Prime Minister Abe urges reform of corporate governance
Slow but steady change…
Reuters reports that Japan’s Prime Minister Abe urges company boards to reform corporate governance to include independent directors. I added the following comment.
Corporate governance in Japan: exercise of shareholder power and emergency situations
The question of independent Board Directors is often framed in terms of exercising shareholder power over the company, as is the main message of the article above. Another focus of discussions on the role of outside independent directors, is during emergencies, and here the Olympus case is often cited.
Corporate governance Japan: steady state contributions of independent directors
However, in my experience in Japan, including my work as a non-Japanese independent Board Director of a public Japanese company, enlightened companies will welcome independent Board Directors for their know-how and contributions to the company – in the end the market decides.
Docomo vs SoftBank
As an example, lets compare NTT-Docomo and SoftBank. NTT-Docomo has a homogeneous pure Japanese Board, while SoftBank has independent Directors from many different countries and from many different walks of life. SoftBank recently overtook NTT-Docomo in terms of market cap, revenues, operating income and net income.
In the end regulations have limitations, regulations influence behavior of course, but regulations do not produce business results or grow new business (with the exception of the compliance industry), and the realities of the market decide, as is the case of SoftBank.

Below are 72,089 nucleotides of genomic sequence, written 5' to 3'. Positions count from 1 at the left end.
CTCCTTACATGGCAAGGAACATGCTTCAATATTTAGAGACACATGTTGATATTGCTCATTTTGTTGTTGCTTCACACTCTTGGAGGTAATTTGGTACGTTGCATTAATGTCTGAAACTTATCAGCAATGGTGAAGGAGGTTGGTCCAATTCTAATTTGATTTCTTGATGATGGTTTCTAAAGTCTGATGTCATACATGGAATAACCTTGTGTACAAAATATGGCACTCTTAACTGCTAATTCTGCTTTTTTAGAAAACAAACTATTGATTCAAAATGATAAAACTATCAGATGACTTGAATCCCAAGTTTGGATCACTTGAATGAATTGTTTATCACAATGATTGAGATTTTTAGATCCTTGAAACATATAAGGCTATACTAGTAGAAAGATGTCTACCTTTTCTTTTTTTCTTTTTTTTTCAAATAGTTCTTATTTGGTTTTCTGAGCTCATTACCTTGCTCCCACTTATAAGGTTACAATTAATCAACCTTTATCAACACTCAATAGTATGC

SoftBank and SPRINT
As another example, SoftBank appointed Marcelo Claure, CEO of Brightstar Corporation and of Bolivian origin, to the Board. Masayoshi Son announced the appointment with the following words: “Marcelo’s experience as an entrepreneur and businessman who created and successfully grew a global telecommunications company will bring an invaluable perspective to Sprint’s board.” Note that Masayoshi Son clearly states that Marcelo Claure is appointed to bring invaluable know-how and experience to SPRINT, Masayoshi Son does not seem to be motivated by “increasing the power of the shareholders over Sprint”.
The “power of shareholders” is usually a matter of last resort, when all other methods fail.
Usually, when you have to show your power, its too late.
Corporate Governance reforms in Japan
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